Hoshik Shin, founder and CEO at Tridge, said: “While there are many external factors that can determine the success of a harvest season, normally the primary influencer is the weather. US cherries are an excellent example of how hot or cold conditions can determine harvest results – optimum harvest conditions translate to greater production volumes which in turn helps meet the demand for the commodity”.

“Unfortunately, some harvest seasons have been negatively impacted due to Covid-19, meaning that labour shortages are contributing to decreases in harvest levels. This means that low prices cannot be easily maintained”.

Using an online sourcing platform that offers market intelligence can help mitigate the impacts on buyers, as it enables them to find alternative suppliers to meet their needs. Suppliers can also benefit from the data provided by platforms such as Tridge, as it can give historic insight into the harvest conditions of previous years as well as provide predictions for future seasons.

About Tridge

Tridge is a global trade ecosystem where buyers and suppliers of agricultural and food products can find everything they need to understand their markets with just a simple search. Using a combination of the latest digital technology and the latest insights gathered through a human network, they provide a very powerful global-scale platform for buyers and suppliers to connect and do business with each other more confidently.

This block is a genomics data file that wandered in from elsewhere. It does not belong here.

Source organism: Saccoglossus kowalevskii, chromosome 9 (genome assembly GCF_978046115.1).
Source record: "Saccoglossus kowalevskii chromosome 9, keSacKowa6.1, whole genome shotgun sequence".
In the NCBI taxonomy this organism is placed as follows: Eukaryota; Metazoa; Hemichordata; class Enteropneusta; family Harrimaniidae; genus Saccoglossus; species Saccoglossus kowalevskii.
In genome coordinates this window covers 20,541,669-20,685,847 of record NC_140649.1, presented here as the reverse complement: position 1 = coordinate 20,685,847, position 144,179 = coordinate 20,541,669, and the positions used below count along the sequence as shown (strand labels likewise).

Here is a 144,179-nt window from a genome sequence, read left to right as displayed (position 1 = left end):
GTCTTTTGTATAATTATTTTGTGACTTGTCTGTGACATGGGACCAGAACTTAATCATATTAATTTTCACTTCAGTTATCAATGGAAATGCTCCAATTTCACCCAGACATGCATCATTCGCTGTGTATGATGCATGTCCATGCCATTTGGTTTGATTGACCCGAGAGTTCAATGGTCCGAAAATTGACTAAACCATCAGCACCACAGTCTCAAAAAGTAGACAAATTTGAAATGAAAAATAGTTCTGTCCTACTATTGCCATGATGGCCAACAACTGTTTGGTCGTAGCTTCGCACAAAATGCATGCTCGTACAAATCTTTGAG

EU-28 production of peaches and nectarines in MY 2018/19 is estimated at 3.5 million MT, 12 percent lower compared to the previous campaign due to unfavorable weather conditions in most of the major producing countries.

Total cherry production in MY 2018/19 is projected to grow to 793,058 MT, a 30 percent increase compared with last season. This increase is supported by expected strong growth in Poland and Germany.

The value of EU-28 stone fruit exports continues to decline as a result of the 2014 Russian embargo imposed on agricultural and food products, including stone fruit, from the European Union. During MY 2017/18, EU imports of U.S. cherries increased significantly, valued at $ 9.4 million, and reinstated the United States as the fourth largest non-EU supplier of cherries. …

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Promotional campaign will focus on boosting Chinese consumption of Chilean blueberries, cherries and other products during 2017-18 export season

The Chilean Fruit Exporters Association (ASOEX) has launched its 2017-18 export season for cherries, blueberries and other products in China with a workshop for importers at Shanghai’s Huizhan Fruit Market. At the event, the Chilean organisation presented the new season for fresh fruit exports, focusing special attention on table grapes, cherries, kiwifruit, avocados, plums and blueberries; exports that will be supported by promotions to encourage not only greater consumption, but also the positioning of Chile as the number one supplier of off-season fruits to China.